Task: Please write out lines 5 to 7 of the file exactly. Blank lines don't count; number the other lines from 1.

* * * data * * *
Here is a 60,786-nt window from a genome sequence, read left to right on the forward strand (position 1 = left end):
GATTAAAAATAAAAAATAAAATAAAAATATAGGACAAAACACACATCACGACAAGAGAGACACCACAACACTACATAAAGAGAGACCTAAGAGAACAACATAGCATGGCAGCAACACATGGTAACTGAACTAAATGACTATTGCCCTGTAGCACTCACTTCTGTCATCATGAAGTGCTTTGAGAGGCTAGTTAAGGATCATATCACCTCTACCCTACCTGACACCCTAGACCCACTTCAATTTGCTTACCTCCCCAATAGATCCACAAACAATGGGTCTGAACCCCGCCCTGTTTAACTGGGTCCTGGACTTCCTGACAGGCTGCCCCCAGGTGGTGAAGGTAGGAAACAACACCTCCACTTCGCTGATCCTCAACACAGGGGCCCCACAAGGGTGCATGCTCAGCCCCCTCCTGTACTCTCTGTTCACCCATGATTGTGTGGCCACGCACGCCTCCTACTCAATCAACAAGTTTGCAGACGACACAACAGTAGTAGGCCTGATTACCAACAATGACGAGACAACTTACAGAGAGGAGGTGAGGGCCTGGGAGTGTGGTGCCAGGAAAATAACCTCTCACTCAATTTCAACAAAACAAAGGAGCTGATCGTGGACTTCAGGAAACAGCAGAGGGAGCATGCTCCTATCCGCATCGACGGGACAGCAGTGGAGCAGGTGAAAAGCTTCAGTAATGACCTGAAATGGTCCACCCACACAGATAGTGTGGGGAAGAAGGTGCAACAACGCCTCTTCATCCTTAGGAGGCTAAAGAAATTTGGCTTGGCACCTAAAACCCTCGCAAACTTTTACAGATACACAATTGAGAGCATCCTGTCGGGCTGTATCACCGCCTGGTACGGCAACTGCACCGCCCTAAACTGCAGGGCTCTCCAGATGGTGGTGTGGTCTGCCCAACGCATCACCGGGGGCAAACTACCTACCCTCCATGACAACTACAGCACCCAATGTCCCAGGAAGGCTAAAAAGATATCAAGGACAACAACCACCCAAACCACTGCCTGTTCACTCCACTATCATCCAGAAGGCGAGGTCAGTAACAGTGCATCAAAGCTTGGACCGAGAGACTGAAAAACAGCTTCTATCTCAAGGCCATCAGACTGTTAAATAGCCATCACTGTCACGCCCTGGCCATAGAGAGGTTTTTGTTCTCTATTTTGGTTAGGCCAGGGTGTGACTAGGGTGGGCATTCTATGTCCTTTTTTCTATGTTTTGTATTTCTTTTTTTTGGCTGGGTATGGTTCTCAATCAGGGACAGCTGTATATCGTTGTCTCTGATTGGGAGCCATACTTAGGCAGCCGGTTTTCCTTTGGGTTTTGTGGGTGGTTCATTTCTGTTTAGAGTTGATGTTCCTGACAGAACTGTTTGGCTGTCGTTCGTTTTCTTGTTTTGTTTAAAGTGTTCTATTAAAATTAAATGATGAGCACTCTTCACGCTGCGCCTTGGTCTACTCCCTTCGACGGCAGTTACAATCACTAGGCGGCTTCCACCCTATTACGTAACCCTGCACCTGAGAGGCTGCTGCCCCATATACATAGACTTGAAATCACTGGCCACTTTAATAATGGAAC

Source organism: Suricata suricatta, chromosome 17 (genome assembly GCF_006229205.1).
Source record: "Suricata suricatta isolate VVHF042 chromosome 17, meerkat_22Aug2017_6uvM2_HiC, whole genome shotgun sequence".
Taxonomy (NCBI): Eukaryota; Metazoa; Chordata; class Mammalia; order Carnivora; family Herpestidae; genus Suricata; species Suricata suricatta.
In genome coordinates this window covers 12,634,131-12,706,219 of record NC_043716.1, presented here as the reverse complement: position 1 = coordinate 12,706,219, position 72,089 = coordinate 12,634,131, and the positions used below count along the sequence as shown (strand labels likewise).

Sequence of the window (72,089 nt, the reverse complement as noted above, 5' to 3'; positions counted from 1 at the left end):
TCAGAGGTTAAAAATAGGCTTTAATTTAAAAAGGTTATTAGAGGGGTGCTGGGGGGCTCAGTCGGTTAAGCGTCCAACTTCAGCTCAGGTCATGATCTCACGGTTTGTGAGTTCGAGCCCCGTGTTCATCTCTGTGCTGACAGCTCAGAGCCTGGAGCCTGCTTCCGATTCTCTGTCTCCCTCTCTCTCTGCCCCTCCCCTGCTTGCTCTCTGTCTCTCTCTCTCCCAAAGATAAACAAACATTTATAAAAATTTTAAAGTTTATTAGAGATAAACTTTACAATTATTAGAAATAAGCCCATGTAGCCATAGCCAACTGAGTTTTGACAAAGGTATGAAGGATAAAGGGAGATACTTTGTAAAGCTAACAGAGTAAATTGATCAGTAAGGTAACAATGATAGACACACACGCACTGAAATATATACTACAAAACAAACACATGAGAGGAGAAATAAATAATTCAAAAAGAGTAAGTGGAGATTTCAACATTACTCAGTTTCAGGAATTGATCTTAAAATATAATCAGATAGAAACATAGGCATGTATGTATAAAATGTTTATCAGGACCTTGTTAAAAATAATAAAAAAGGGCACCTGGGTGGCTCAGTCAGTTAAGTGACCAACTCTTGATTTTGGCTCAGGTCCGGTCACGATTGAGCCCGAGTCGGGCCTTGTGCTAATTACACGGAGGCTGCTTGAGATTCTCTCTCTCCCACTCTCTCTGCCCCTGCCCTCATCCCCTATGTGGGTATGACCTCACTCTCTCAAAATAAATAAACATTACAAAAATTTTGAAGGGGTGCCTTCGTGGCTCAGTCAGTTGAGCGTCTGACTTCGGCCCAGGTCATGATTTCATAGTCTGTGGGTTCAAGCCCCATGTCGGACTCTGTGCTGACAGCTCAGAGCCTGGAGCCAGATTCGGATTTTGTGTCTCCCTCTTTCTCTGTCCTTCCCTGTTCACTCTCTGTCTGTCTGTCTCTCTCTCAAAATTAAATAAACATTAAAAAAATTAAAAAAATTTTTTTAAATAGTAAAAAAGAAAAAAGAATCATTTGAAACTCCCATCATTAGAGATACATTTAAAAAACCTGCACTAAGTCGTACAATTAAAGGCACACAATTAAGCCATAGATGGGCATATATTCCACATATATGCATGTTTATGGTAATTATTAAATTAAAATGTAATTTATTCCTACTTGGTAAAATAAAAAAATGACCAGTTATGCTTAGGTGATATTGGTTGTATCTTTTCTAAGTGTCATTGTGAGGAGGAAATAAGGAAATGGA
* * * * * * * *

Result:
Taxonomy (NCBI): Eukaryota; Metazoa; Chordata; class Mammalia; order Carnivora; family Herpestidae; genus Suricata; species Suricata suricatta.
In genome coordinates this window covers 12,634,131-12,706,219 of record NC_043716.1, presented here as the reverse complement: position 1 = coordinate 12,706,219, position 72,089 = coordinate 12,634,131, and the positions used below count along the sequence as shown (strand labels likewise).

Sequence of the window (72,089 nt, the reverse complement as noted above, 5' to 3'; positions counted from 1 at the left end):